About The Book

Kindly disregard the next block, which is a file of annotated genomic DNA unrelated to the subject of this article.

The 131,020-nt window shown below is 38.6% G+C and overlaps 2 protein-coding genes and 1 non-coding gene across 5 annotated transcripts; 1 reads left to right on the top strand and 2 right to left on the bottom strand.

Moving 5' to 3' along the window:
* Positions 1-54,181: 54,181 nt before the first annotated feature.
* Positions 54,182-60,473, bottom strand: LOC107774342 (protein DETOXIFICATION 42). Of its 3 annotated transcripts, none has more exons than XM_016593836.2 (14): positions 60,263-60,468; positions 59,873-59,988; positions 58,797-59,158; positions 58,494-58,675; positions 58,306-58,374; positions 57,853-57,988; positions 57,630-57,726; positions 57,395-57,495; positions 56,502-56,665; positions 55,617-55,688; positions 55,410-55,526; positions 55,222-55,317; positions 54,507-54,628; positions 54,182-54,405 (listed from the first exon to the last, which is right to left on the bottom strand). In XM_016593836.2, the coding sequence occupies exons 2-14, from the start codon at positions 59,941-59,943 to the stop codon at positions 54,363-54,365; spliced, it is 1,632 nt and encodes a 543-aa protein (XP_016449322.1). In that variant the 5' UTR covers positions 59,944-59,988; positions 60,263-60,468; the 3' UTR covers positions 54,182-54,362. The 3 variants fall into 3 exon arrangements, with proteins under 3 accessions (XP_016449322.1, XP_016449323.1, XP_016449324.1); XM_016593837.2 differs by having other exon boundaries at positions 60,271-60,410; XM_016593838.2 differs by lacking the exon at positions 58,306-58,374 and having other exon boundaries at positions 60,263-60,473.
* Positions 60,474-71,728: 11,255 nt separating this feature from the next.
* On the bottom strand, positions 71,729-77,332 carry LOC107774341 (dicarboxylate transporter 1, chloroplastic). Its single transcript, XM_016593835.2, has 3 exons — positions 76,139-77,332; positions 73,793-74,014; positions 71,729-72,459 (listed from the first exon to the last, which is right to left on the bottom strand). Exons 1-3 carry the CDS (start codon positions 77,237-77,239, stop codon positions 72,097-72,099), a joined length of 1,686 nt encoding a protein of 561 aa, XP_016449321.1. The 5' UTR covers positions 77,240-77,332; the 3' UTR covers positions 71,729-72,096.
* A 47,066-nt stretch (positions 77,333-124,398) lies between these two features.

As of January 1999, under European Union ruling, 40 tonne vehicles have been allowed on UK roads, leading to a challenging programme of bridge assessment. In order to determine the true load carrying capacity of bridges and to avert a vast programme of unnecessary bridge strengthening and replacement schemes, bridge owners are turning increasingly to load testing. As very few resources exist on the subject, the National Steering Committee for the Load Testing of Bridges was created to produce authoritative guidance to enable practising engineers to apply load testing techniques to existing bridges. The Committee#39;s state-of-the-art guidelines are contained in this definitive book. They are not prescriptive and are accompanied by background information so that there is a degree of flexibility to suit different types of bridges and situations. The resulting methodology is not restricted to apparently understrength bridges but is also applicable to checking the performance of newly constructed bridges. Practising engineers can now benefit from authoritative guidance on the safe conduct of supplementary load testing. Most importantly, the guidelines provide a tool to aid the identification of structural actions that provide additional strengths so that apparently understrength bridges can be shown to have sufficient load carrying capacity. Guidelines for the Supplementary Load Testing of Bridges will enable engineers to determine: when it is appropriate to consider the use of supplementary load testing the level of risk, both public safety and economic, associated with load testing how to plan and carry out a load test including the level of expertise necessary, the appropriate loading methods and the type and quantity of instrumentation required. This much needed report fills a gap in the available codes and will be an invaluable resource for practising engineers in the planning and implementation of bridge load testing.